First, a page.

How Will I Cope with Labor?

How Will I Cope in Labor
How will I cope with labor? What are the options?
Some mothers know exactly what they want and others would like to research and learn about their options. Here is a brief summary of some pain relief and coping strategies used in labor.

1. Unmedicated/Comfort Measures

Laboring mothers that plan to go without medicine often prepare themselves with a number of coping strategies and comfort measures. These include: having a supportive birth team, partner and doula, changing positions frequently, using recorded meditations, breathing, music, touch, massage, aromatherapy, hydrotherapy, rebozo, laboring in a tub of water, affirmations, and more.

2. HypnoBirthing

The book “HypnoBirthing: The Mongan Method” by Marie F. Mongan, presents a method that can be learned to go into a deep state of relaxation, calm your mind, to have a less painful and more satisfying birth experience. Classes are taught by certified HypnoBirthing educators over a four to five week period to give you the tools needed to practice, prepare and use the HypnoBirthing Method in labor.

3. Nitrous Oxide (aka laughing gas)

The awareness and use of nitrous oxide in labor is growing in the United States. Nitrous oxide does not numb you but it can decrease your perception of labor pain. Once you stop breathing the gas through the mask it leaves your system within five minutes. Since it is self administered you have control over how much to use and it can be easily discontinued. It is a less invasive pain relief option, does not affect breastfeeding or infant alertness after birth. Possible side effects may include dizziness and nausea.

3. Narcotic medicine

Narcotic medications such as stadol, morphine, demerol or nubain can be administered through a one time shot, or through your IV. These provide relief for a number of hours. Narcotics do not numb you but can take the edge off and help reduce anxiety. They should not interfere with your ability to push. Possible side effects include nausea, dizziness, vomiting, itching and sedation. These medicines cross over the placenta and may affect your baby causing drowsiness or other side effects.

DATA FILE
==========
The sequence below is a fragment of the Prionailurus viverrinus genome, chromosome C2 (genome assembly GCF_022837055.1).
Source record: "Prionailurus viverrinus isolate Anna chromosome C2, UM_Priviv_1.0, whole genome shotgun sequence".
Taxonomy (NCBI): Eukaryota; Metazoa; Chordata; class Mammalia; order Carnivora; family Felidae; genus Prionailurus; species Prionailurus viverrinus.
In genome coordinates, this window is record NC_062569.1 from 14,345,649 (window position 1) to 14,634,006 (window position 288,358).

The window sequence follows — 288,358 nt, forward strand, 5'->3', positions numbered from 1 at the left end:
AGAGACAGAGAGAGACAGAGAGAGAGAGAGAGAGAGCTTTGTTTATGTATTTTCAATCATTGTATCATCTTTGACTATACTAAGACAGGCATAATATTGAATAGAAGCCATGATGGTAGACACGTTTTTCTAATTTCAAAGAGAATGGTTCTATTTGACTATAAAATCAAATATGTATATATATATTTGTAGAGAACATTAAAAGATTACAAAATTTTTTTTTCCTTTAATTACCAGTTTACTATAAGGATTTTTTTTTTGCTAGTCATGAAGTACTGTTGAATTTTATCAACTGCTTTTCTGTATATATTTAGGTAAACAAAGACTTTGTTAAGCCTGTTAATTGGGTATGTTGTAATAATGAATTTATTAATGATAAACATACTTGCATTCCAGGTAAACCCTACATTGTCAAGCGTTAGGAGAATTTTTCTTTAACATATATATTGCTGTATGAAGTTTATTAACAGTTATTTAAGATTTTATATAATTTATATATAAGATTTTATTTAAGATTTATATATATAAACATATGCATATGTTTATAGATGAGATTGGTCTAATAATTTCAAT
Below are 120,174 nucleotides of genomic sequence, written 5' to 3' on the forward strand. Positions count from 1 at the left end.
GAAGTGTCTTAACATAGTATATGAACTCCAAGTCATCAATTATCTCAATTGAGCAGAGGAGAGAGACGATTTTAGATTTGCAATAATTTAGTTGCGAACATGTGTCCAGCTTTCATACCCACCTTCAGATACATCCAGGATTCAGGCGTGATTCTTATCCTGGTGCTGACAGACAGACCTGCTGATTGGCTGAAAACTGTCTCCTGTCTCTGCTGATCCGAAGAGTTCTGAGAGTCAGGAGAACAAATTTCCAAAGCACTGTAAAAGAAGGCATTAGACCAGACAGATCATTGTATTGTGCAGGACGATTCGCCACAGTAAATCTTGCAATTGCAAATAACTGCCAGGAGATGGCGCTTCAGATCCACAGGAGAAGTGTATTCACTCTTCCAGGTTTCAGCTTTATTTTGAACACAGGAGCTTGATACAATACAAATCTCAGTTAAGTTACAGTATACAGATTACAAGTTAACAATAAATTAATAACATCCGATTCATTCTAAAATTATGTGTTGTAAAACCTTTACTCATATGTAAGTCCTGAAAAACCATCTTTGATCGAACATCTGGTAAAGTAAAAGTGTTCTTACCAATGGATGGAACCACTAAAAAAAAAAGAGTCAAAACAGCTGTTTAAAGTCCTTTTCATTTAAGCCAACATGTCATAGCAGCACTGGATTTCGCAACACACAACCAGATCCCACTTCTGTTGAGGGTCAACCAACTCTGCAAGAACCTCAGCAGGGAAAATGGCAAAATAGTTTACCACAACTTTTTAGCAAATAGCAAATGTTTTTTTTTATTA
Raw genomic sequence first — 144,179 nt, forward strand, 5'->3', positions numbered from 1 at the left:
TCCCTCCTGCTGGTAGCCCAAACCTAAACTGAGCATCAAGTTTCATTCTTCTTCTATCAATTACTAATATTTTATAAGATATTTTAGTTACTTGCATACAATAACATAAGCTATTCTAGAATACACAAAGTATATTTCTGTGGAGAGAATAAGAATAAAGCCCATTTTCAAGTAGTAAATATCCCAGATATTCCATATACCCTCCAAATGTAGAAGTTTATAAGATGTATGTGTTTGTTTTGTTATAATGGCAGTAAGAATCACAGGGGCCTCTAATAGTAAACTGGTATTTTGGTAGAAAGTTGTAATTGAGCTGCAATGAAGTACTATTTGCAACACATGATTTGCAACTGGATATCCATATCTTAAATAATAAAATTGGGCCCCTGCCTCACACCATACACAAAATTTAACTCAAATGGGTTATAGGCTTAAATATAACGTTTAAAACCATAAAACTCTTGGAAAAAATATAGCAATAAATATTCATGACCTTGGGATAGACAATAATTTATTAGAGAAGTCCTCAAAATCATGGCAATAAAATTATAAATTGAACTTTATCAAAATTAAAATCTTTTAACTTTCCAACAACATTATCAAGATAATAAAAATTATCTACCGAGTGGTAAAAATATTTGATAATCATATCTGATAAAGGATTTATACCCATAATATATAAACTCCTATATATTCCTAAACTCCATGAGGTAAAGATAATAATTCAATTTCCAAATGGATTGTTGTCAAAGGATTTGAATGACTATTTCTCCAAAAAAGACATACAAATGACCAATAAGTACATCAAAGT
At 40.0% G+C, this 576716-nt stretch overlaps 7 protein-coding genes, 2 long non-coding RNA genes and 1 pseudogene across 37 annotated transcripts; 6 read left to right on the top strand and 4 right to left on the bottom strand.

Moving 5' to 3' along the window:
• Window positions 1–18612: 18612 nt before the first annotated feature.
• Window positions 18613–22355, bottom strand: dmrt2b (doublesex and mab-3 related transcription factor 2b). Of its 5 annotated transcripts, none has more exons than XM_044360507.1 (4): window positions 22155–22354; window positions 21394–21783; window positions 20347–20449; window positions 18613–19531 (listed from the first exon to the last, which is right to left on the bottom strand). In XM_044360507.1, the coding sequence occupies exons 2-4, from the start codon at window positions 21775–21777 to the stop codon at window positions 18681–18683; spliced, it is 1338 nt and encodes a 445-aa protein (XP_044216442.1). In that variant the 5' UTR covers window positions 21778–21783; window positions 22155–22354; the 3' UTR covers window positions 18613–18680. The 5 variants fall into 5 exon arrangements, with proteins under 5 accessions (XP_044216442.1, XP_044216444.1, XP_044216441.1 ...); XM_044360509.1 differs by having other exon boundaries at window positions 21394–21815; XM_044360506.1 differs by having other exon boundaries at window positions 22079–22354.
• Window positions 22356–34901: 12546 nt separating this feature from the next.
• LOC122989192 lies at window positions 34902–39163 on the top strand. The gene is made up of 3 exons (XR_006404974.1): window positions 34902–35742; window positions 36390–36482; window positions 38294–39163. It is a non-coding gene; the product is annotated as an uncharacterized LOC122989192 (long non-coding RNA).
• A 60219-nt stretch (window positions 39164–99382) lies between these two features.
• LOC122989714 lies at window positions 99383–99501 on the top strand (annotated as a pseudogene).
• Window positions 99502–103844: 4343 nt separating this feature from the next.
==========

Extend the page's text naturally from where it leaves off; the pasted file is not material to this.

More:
4. Epidural anesthesia

An epidural provides pain relief and decreases sensation in the lower half of your body. This is the most popular form of pain relief used today. An epidural can allow you to rest if your labor is long, prevent exhaustion and help you to be more comfortable. An epidural can help you to remain awake and participate in the birth of your baby if you need a cesarean. Side effects may include: slowing labor down, difficulty with pushing, blood pressure drop, headaches, backache, soreness at insertion site and nausea. This medicine also crosses over the placenta and could possibly have effects on your baby: lethargy, struggle with latching, etc. Always speak with your care provider to ensure any options you choose are safe for you and your baby.

About Christie Collbran

Christie believes in helping women recognize their own inner wisdom, strength and power. Having served as President of the Tampa Bay Birth Network for six years and with ten years serving families as a birth doula, she has a reputation for leadership, dedication and compassion. A childbirth educator, certified lactation counselor as well as a certified doula, she makes a point of ensuring mothers and their partners understand all their birthing options and what to expect on their journey.> keep reading

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